Did Boris Johnson Lie to the Queen? Supreme Court Says Suspending Parliament Was Unlawful, Null and Void

The U.K.'s highest court has ruled that Prime Minister Boris Johnson acted unlawfully in suspending parliament, in what one British constitutional expert has said shows the supremacy of parliamentary democracy over an "old royal power".

The suspension, known as proroguing, was officially approved by the Queen on August 28 on the prime minister's advice. As a constitutional monarch, she is not able to turn down her premier's request.

However, members of parliament (MPs) who opposed the move said Johnson's was aiming to thwart their attempts to stop the U.K. from leaving the European Union by the deadline of October 31 without a deal with Brussels.

Johnson said the prorogation ahead of a Queen's Speech was so he could outline his government's new policies regarding Brexit.

Boris Johnson
British Prime Minister Boris Johnson speaks at the Leaders for Nature and People event during the Climate Action Summit 2019 in the United Nations General Assembly Hall September 23, 2019. Britain's Supreme Court has ruled that the suspension of parliament that he pushed through was unlawful. DON EMMERT/Getty Images

In a dramatic development following three days of evidence, the Supreme Court president Lady Hale said the suspension until October 14 had stopped Britain's parliament from carrying out its role in scrutinizing the government.

Hale said that Supreme Court judges had unanimously concluded: "The decision to advise Her Majesty to prorogue Parliament was unlawful because it had the effect of frustrating or preventing the ability of Parliament to carry out its constitutional functions without reasonable justification."

"No justification for taking action with such an extreme effect has been put before the court," she said on Tuesday.

"The Court can certainly declare that the advice was unlawful. The Inner House went further and declared that any prorogation resulting from it was null and of no effect," she added.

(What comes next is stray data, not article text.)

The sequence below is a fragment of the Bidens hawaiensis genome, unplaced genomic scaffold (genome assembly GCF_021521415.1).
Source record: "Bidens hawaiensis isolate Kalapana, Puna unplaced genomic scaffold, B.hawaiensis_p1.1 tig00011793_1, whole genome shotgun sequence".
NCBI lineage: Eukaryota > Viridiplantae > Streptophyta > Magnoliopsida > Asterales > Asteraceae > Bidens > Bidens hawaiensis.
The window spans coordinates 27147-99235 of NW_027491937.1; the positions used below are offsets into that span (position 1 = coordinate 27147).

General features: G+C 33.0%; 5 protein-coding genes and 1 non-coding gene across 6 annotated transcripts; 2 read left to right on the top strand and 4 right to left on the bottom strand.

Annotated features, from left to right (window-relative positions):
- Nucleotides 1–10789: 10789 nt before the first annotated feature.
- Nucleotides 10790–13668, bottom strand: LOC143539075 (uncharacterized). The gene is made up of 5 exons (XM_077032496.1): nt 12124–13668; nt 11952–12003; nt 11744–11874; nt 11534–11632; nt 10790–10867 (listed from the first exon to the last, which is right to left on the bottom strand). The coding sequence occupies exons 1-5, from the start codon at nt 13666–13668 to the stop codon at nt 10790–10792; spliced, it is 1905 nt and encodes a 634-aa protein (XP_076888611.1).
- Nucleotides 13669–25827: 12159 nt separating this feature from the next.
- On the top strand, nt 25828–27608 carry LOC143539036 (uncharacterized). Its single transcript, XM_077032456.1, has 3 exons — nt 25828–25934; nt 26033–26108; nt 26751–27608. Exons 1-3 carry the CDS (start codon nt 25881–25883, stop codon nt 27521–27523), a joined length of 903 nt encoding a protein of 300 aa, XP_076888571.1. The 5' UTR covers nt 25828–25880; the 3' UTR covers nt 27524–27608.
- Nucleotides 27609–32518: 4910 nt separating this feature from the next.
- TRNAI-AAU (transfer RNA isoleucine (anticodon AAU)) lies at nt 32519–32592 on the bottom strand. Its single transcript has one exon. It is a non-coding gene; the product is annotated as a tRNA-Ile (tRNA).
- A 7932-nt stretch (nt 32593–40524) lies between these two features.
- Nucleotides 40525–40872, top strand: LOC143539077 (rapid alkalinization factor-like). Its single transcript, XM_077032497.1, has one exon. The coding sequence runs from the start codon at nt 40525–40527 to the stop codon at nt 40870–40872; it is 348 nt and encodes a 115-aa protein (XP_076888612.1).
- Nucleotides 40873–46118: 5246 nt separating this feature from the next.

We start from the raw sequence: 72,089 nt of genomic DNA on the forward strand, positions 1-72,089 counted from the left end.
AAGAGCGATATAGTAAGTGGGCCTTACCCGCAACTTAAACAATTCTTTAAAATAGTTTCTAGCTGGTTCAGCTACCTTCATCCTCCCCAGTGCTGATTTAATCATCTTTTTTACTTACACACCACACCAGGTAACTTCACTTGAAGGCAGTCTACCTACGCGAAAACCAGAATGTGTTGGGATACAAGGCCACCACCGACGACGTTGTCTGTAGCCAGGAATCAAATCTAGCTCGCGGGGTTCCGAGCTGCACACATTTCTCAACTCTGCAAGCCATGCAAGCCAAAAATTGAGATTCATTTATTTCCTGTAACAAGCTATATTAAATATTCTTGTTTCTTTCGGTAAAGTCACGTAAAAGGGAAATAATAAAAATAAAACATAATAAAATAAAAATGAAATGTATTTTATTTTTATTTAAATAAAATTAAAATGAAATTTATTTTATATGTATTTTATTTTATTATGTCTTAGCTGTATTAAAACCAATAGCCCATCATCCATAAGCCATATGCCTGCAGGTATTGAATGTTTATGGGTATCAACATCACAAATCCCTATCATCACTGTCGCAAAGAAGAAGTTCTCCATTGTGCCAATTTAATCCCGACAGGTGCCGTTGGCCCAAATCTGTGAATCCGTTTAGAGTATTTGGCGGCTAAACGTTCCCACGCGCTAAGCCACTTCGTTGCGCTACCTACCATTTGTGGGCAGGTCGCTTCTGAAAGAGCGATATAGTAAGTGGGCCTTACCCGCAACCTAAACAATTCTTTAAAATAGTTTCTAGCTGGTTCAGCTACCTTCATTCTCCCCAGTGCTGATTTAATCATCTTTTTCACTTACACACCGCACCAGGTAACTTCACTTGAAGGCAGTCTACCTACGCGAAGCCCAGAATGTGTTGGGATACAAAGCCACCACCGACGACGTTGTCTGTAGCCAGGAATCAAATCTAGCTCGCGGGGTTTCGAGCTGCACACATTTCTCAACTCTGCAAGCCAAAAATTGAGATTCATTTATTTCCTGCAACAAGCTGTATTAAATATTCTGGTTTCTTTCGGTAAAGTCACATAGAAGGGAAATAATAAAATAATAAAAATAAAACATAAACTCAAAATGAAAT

The court stopped short of saying Johnson had an improper motive for proroguing parliament, nor did it say he lied.

Gavin Phillipson, professor of constitutional law at Bristol University, told Newsweek: "This is enormously significant. This is an ancient royal power over parliament and its scope has just been drastically curtailed by the courts so that it can no longer be used to prevent parliament from carrying out its democratic function.

Statista chart on proroguing
Britain's Supreme Court has ruled that prime minister Boris Johnson's proroguing of parliament was unlawful. This chart shows a snapshot of public opinion on Johnson's actions. Statista

"It means in practice, prorogations can only happen for a few days but can't be used in this way to limit the way the parliament holds the government to account.

"It is a strong assertion of what is meant to be the supremacy of parliament which was limited by these old royal powers, old royal bones poking through the democratic veneer of our constitution.

"It's given a sharp hit to those and has democratized the constitution to an extent by sharply curtailing an old royal power that could be used by prime ministers to limit the ability of our representatives to scrutinize the government," he told Newsweek.

Commons Speaker John Bercow has said that parliament "must convene without delay", and that he would consult party leaders "as a matter of urgency," the BBC reported.

Leaders from other parties have called for Johnson to resign. Leader of the Scottish National Party, Nicola Sturgeon tweeted: "Boris Johnson should resign. A prime minister with any honour would tender his resignation today."

Leader of the Labour party, Jeremy Corbyn, at his party's annual conference, said that the prime minister should "consider his position."

Labour's leader in the Lords, Baroness Smith of Basildon, says talks are underway about resuming parliament, with a push to make sure that both houses are sitting on Wednesday, Sky News reported.

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